How many councillors can you fit in a Land Rover?

The answer, it turns out, is twelve. Plus one mzungu, ten Samsonite luggage cases, and an AK-47.

(The AK barrel is just visible next to the driver in this picture)

Two weeks ago I was travelling with another staff member around Baragoi in northern Samburu District, south of Lake Turkana. Baragoi's a slightly odd place. On the one hand it's a typical small town in the arid northern grasslands. There's no electrification, guns and goats everywhere, and all the beers are warm and dusty, having been carried five hours on the roof of the bus (below) from Maralal, the nearest large-ish town (and, incidentally, the final, wind-stripped home of Wilfred Thesiger until his death in 1994). On the other hand, you can buy vodka alongside traditional busaa homebrew in almost all of Baragoi's seven or eight bars, and the main street is colloquially called Bosnia Street.

This is because Baragoi was the recruitment hub for the illiterate Samburu warriors plucked from the vast empty ranges of northern Kenya in the early 1990s, rapidly inducted into the Kenyan army, and sent as barely trained UN peacekeepers to patrol the Republic of Serbian Krajina, a self-proclaimed micro-state in eastern Croatia which existed for just four years before it was pummelled back under Croatian authority in 1995. These men came back, rich; bought cows, built bars and cheap lodging houses; and essentially melted back into Samburu society. Globalisation is strong. And weak.

Anyway, back to the Land Rover. Transport is a bit of a problem in northern Kenya. Amazingly, there's a bus which goes to Baragoi from Maralal. It doesn't go very often, but as you can see it's pretty bitching:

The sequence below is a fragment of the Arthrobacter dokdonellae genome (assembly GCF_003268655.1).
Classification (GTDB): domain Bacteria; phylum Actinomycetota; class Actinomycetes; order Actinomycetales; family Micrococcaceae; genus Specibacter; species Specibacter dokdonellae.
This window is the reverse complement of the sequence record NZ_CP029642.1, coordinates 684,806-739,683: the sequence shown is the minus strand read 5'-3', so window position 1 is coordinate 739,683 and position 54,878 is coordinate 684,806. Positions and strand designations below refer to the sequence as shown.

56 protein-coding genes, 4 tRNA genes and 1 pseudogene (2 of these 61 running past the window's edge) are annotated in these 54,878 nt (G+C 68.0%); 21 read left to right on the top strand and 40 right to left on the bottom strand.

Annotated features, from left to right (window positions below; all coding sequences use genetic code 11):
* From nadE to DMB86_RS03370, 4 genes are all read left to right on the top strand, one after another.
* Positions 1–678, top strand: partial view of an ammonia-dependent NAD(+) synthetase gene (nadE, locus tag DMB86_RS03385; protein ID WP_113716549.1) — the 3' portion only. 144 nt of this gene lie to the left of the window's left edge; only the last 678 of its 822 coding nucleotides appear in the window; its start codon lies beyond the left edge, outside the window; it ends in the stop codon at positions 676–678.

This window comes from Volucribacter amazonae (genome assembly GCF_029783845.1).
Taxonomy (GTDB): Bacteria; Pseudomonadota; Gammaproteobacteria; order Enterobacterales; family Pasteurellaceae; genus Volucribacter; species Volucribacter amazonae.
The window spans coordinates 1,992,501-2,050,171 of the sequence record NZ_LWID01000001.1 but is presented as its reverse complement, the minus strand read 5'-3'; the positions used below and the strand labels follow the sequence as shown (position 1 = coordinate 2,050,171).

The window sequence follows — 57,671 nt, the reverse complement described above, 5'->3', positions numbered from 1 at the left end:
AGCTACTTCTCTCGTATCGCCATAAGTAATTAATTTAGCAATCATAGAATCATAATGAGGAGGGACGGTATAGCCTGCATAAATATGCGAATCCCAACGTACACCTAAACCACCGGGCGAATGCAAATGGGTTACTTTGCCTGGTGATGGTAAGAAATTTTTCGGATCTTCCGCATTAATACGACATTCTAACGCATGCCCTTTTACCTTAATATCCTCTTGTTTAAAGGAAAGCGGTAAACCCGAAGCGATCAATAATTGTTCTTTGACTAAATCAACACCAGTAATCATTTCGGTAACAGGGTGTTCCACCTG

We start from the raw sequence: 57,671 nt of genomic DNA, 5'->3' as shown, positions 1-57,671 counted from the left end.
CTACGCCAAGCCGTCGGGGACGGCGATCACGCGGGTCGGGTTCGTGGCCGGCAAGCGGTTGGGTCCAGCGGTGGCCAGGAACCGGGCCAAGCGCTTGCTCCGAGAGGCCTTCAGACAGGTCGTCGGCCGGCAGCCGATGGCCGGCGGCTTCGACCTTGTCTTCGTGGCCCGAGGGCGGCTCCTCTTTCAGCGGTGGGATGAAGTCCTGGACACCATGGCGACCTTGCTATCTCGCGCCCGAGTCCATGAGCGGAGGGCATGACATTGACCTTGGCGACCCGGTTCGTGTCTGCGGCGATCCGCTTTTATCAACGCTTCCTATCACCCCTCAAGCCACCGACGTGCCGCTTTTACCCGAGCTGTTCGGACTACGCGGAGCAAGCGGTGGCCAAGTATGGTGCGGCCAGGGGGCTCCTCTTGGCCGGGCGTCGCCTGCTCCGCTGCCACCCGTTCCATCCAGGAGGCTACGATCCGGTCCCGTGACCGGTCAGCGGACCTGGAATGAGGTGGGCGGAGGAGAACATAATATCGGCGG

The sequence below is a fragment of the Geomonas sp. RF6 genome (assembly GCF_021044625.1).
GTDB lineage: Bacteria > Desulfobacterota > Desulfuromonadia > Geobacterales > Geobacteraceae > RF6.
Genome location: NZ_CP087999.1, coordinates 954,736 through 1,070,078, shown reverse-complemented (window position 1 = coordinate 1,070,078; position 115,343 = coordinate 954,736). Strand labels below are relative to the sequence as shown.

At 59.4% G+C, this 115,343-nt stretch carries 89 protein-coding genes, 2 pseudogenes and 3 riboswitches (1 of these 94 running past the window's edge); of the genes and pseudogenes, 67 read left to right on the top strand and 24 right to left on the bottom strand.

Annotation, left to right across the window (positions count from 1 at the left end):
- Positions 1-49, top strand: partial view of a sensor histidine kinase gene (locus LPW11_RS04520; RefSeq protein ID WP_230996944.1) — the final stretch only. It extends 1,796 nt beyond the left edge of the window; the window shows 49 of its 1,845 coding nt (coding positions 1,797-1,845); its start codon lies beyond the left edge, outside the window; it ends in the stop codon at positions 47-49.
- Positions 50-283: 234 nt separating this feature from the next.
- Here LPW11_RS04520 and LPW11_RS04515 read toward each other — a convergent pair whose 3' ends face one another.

This bus bounces and inches its way over a 'road' which is mostly little more than a rocky track through the mountains. We got to sit in the cab. We listened to Lil' Wayne. It was awesome.

The journey back was a bit more complicated. Some local members of Samburu District Council, though, were on their way to Maralal at lunchtime on the day we wanted to leave, and offered to give us a lift. In theory, awesome. They had a Land Rover, and they were leaving right now, they said. Sasa sasa.

That's to say, after a few hours and a few more Tuskers. By 6pm, the driver had decided to go somewhere else, they said. But this was a good thing, they said: it's better to travel at night when it's cooler and the tyres don't puncture so easily.

(And the raiders like to hijack cars).

But the council chairman wants to sleep, they said. OK, so we leave at dawn. 6am. Sasa sasa. On the dot, they said.

That's to say, at 12 noon the next day. And there were now twelve people who they'd promised could go to Maralal. And they all had fancy, bulky, sharp-cornered Samsonite cases to put on top of us in the back. (They're local politicians. They have nice luggage). So only one of the two of us could go to Maralal, they said

Actually, we both went. We just took it in turns to make human-Samsonite-human sandwiches in the back of the Land Rover. I'm still not totally sure why we brought the Kalashnikov. Still, as I know from Manchester, council politics can be rough...